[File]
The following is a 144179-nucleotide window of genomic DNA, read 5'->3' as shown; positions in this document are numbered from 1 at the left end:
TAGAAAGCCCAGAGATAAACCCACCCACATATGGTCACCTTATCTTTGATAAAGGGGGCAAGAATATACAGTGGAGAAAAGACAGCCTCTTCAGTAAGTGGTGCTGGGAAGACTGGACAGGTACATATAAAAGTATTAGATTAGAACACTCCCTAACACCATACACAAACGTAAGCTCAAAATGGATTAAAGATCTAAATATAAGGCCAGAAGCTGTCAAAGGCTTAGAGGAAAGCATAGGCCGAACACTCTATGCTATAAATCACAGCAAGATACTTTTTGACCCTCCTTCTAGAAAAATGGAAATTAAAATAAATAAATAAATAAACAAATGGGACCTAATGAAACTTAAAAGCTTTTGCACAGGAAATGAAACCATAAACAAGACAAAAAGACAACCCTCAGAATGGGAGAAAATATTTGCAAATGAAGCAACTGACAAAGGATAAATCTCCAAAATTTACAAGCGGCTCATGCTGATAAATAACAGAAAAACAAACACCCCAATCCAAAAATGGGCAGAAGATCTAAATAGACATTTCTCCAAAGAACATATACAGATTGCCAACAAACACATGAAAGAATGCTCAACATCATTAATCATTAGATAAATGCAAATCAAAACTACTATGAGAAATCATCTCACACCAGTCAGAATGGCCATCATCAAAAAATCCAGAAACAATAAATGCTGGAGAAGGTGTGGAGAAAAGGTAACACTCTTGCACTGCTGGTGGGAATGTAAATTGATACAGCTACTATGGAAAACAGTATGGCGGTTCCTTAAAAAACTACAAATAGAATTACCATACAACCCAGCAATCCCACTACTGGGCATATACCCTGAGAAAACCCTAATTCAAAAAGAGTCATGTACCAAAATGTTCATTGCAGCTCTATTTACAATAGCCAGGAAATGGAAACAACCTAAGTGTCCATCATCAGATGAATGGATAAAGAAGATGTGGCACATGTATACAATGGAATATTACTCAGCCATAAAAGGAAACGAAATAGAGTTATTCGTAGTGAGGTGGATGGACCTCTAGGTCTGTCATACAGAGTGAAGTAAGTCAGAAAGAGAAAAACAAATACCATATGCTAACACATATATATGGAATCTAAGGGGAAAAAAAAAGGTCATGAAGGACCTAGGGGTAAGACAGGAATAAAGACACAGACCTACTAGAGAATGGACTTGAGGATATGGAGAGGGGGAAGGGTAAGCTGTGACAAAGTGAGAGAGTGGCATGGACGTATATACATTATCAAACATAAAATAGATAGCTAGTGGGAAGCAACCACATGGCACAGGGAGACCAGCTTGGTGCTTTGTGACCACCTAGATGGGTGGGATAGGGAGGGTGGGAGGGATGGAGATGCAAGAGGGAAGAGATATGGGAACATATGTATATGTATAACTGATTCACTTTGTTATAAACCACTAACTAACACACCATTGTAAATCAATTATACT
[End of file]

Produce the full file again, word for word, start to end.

The following is a 144179-nucleotide window of genomic DNA, read 5'->3' as shown; positions in this document are numbered from 1 at the left end:
TAGAAAGCCCAGAGATAAACCCACCCACATATGGTCACCTTATCTTTGATAAAGGGGGCAAGAATATACAGTGGAGAAAAGACAGCCTCTTCAGTAAGTGGTGCTGGGAAGACTGGACAGGTACATATAAAAGTATTAGATTAGAACACTCCCTAACACCATACACAAACGTAAGCTCAAAATGGATTAAAGATCTAAATATAAGGCCAGAAGCTGTCAAAGGCTTAGAGGAAAGCATAGGCCGAACACTCTATGCTATAAATCACAGCAAGATACTTTTTGACCCTCCTTCTAGAAAAATGGAAATTAAAATAAATAAATAAATAAACAAATGGGACCTAATGAAACTTAAAAGCTTTTGCACAGGAAATGAAACCATAAACAAGACAAAAAGACAACCCTCAGAATGGGAGAAAATATTTGCAAATGAAGCAACTGACAAAGGATAAATCTCCAAAATTTACAAGCGGCTCATGCTGATAAATAACAGAAAAACAAACACCCCAATCCAAAAATGGGCAGAAGATCTAAATAGACATTTCTCCAAAGAACATATACAGATTGCCAACAAACACATGAAAGAATGCTCAACATCATTAATCATTAGATAAATGCAAATCAAAACTACTATGAGAAATCATCTCACACCAGTCAGAATGGCCATCATCAAAAAATCCAGAAACAATAAATGCTGGAGAAGGTGTGGAGAAAAGGTAACACTCTTGCACTGCTGGTGGGAATGTAAATTGATACAGCTACTATGGAAAACAGTATGGCGGTTCCTTAAAAAACTACAAATAGAATTACCATACAACCCAGCAATCCCACTACTGGGCATATACCCTGAGAAAACCCTAATTCAAAAAGAGTCATGTACCAAAATGTTCATTGCAGCTCTATTTACAATAGCCAGGAAATGGAAACAACCTAAGTGTCCATCATCAGATGAATGGATAAAGAAGATGTGGCACATGTATACAATGGAATATTACTCAGCCATAAAAGGAAACGAAATAGAGTTATTCGTAGTGAGGTGGATGGACCTCTAGGTCTGTCATACAGAGTGAAGTAAGTCAGAAAGAGAAAAACAAATACCATATGCTAACACATATATATGGAATCTAAGGGGAAAAAAAAAGGTCATGAAGGACCTAGGGGTAAGACAGGAATAAAGACACAGACCTACTAGAGAATGGACTTGAGGATATGGAGAGGGGGAAGGGTAAGCTGTGACAAAGTGAGAGAGTGGCATGGACGTATATACATTATCAAACATAAAATAGATAGCTAGTGGGAAGCAACCACATGGCACAGGGAGACCAGCTTGGTGCTTTGTGACCACCTAGATGGGTGGGATAGGGAGGGTGGGAGGGATGGAGATGCAAGAGGGAAGAGATATGGGAACATATGTATATGTATAACTGATTCACTTTGTTATAAACCACTAACTAACACACCATTGTAAATCAATTATACT